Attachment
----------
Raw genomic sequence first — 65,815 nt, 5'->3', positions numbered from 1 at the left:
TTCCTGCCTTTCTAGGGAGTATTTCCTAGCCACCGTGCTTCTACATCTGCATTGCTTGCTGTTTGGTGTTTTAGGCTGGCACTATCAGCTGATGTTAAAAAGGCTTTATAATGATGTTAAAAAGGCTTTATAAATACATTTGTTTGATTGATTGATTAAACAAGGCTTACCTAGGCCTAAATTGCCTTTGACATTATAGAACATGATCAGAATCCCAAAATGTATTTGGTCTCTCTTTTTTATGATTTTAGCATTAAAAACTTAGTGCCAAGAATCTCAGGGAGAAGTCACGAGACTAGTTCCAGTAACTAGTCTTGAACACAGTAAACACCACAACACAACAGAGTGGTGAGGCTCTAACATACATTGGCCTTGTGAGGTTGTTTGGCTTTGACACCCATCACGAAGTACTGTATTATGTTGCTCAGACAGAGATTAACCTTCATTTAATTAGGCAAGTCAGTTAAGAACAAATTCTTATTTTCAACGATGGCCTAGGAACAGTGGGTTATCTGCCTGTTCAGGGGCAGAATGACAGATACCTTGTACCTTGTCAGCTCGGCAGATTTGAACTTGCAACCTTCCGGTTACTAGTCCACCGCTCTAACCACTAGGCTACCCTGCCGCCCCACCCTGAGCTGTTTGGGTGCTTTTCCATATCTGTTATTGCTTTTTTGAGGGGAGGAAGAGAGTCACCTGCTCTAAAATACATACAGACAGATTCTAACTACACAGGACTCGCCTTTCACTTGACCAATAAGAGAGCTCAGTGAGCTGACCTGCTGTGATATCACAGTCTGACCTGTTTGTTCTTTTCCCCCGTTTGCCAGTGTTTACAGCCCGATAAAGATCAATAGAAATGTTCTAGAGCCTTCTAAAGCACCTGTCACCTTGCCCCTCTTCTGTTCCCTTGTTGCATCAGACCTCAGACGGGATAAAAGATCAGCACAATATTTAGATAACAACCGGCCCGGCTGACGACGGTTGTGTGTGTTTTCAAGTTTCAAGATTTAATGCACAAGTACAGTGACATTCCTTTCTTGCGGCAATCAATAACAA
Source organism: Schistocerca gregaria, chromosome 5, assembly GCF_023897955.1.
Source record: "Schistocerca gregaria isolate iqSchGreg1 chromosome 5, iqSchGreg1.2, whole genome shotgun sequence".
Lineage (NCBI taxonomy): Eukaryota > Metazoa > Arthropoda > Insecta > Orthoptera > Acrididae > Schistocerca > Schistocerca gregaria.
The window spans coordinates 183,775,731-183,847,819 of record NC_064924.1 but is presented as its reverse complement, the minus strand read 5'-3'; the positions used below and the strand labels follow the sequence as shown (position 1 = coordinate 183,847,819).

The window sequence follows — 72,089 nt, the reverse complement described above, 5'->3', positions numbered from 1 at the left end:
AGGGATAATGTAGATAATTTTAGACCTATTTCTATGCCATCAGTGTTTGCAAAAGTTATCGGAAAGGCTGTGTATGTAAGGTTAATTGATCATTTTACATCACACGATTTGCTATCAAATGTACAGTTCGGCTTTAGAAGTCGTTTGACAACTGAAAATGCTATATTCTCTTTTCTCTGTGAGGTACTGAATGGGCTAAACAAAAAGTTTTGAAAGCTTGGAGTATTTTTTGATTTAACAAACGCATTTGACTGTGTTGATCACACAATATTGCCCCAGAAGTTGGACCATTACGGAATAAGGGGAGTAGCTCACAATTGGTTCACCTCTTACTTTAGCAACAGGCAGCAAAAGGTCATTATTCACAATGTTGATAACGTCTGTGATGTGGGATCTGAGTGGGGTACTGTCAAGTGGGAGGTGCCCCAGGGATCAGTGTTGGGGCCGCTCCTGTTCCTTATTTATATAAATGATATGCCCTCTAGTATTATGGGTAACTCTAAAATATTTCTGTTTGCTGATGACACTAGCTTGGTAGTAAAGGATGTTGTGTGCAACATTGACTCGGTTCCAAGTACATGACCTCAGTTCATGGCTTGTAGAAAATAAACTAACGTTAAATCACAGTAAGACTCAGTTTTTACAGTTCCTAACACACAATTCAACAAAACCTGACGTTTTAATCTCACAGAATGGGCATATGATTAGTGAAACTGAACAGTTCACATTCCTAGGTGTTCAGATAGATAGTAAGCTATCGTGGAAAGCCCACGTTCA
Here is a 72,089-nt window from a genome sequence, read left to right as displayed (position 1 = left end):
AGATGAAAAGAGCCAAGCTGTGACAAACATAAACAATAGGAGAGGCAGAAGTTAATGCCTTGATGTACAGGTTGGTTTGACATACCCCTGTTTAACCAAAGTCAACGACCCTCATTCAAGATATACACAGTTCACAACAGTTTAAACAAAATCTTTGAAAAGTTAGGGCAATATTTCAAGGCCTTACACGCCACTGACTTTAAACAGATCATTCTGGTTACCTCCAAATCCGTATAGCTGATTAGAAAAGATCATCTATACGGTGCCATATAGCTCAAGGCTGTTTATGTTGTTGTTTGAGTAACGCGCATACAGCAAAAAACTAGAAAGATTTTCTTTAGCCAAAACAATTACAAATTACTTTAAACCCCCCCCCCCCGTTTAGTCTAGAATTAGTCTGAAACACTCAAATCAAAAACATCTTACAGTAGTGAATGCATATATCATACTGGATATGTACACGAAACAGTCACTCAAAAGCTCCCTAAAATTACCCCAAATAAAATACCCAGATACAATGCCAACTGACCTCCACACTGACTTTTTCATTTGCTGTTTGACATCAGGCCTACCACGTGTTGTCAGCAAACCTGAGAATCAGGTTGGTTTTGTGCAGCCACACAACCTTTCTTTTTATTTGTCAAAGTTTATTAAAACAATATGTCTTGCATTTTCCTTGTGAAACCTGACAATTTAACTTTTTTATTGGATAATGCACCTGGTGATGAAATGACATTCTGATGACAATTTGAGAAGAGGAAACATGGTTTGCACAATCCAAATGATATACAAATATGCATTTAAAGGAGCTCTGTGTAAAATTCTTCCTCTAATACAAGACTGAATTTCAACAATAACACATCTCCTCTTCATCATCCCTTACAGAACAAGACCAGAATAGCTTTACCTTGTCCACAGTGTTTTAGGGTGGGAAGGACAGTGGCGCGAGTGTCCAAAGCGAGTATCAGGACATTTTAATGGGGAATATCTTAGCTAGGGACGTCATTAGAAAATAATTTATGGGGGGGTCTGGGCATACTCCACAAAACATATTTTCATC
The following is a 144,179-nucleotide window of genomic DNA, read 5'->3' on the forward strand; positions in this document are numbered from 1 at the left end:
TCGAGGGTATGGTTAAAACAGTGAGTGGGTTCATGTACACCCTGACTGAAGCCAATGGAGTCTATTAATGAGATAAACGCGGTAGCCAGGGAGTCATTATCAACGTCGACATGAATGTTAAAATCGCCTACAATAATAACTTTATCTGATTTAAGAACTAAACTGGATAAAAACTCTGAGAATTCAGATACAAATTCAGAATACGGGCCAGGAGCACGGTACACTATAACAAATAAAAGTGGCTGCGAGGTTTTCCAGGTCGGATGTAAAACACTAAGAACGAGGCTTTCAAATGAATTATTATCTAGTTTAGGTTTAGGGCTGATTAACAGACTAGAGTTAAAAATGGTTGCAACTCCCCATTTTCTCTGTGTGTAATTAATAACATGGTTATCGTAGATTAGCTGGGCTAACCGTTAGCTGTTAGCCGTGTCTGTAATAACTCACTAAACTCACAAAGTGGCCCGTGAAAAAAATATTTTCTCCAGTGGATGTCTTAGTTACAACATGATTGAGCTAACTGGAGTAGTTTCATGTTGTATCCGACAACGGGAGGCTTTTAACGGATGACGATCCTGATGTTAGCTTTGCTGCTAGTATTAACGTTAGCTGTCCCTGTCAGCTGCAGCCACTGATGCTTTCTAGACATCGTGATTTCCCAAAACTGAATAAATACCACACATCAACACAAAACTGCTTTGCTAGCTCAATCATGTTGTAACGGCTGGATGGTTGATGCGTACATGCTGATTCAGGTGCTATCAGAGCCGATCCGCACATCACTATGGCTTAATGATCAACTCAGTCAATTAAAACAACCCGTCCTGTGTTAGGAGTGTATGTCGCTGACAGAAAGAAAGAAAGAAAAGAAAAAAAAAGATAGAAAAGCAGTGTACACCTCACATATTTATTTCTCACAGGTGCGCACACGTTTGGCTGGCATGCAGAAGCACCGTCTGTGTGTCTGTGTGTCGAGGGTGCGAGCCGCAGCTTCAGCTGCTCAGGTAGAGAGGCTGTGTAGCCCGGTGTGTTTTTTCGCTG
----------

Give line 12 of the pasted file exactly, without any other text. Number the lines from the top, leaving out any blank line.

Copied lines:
TCGAGGGTATGGTTAAAACAGTGAGTGGGTTCATGTACACCCTGACTGAAGCCAATGGAGTCTATTAATGAGATAAACGCGGTAGCCAGGGAGTCATTATCAACGTCGACATGAATGTTAAAATCGCCTACAATAATAACTTTATCTGATTTAAGAACTAAACTGGATAAAAACTCTGAGAATTCAGATACAAATTCAGAATACGGGCCAGGAGCACGGTACACTATAACAAATAAAAGTGGCTGCGAGGTTTTCCAGGTCGGATGTAAAACACTAAGAACGAGGCTTTCAAATGAATTATTATCTAGTTTAGGTTTAGGGCTGATTAACAGACTAGAGTTAAAAATGGTTGCAACTCCCCATTTTCTCTGTGTGTAATTAATAACATGGTTATCGTAGATTAGCTGGGCTAACCGTTAGCTGTTAGCCGTGTCTGTAATAACTCACTAAACTCACAAAGTGGCCCGTGAAAAAAATATTTTCTCCAGTGGATGTCTTAGTTACAACATGATTGAGCTAACTGGAGTAGTTTCATGTTGTATCCGACAACGGGAGGCTTTTAACGGATGACGATCCTGATGTTAGCTTTGCTGCTAGTATTAACGTTAGCTGTCCCTGTCAGCTGCAGCCACTGATGCTTTCTAGACATCGTGATTTCCCAAAACTGAATAAATACCACACATCAACACAAAACTGCTTTGCTAGCTCAATCATGTTGTAACGGCTGGATGGTTGATGCGTACATGCTGATTCAGGTGCTATCAGAGCCGATCCGCACATCACTATGGCTTAATGATCAACTCAGTCAATTAAAACAACCCGTCCTGTGTTAGGAGTGTATGTCGCTGACAGAAAGAAAGAAAGAAAAGAAAAAAAAAGATAGAAAAGCAGTGTACACCTCACATATTTATTTCTCACAGGTGCGCACACGTTTGGCTGGCATGCAGAAGCACCGTCTGTGTGTCTGTGTGTCGAGGGTGCGAGCCGCAGCTTCAGCTGCTCAGGTAGAGAGGCTGTGTAGCCCGGTGTGTTTTTTCGCTG